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San Diego Comic-Con 2007

San Diego Comic-Con 2007: J. Michael Straczynski and Chris Weston Tap Into the Golden Age with The Twelve

By Eric Drumm

Inked art from
The Twelve

You may not remember, although your grandpa might. In the 1940s, Captain America and the Invaders weren't the only heroes meeting the Nazis on the battlefields of Europe. There were others who put on a mask and fought the good fight, although you may not have heard of them. Characters like the Phantom Reporter and Dynamic Man slipped through the cracks and faded away without so much as a memory. Digging into the history books, Marvel icon J. Michael Straczynski and absurdly talented artist Chris Weston (FILTH) bring you THE TWELVE, your new favorite heroes you didn't even know existed. Back before Stan Lee and Jack Kirby constructed the Marvel Universe as we know it today, what would become Marvel already had a rich stockpile of men in tights. Heroes from Timely Comics, the precursor to Marvel, and the early Marvel heroes like Namor and the Human Torch fought side by side. However, some remained in spotlight for decades to come while others disappeared into obscurity. Smelling an opportunity, Straczynski wondered how a '40s-era hero would fare in today's Marvel Universe. The result was THE TWELVE, a group of heroes in a Nazi-induced cryo-freeze and then thawed out today. "To a degree, it came out of thinking about the whole issue of registration, and why Captain America opposed it so strongly due to the period of our history that was his starting point, the ideals and the principles that came out of that time," he explains. "In thinking about how other characters from that time might have reacted, I began to wonder what characters we simply haven't seen in fifty years...are there other Marvel/Timely characters who haven't been around since then? "So I contacted [Executive Editor] Tom [Brevoort], who put together a list of heroes that literally have not been seen or used by Marvel since right around the war years," Straczynski continues. "I went through that list and pulled out the characters that I thought might make for the most interesting transition to modern times--some would adapt well, others not so much--and dropped them into a Nazi cryonic suspension lab in order to bring them into the present, on the theory that they were captured during the last days of the war."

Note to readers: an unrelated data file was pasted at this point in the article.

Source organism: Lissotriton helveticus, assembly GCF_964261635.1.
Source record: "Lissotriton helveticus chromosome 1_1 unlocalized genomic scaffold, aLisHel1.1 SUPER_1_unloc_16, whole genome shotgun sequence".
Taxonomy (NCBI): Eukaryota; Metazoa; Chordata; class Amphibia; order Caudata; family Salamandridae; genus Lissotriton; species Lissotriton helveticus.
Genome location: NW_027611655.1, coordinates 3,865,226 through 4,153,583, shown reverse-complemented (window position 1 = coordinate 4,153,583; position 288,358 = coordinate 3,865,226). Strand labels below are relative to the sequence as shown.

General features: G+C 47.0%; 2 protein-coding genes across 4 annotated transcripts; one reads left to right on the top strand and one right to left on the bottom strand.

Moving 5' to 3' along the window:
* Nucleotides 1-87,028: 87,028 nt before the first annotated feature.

Blue Blade
character art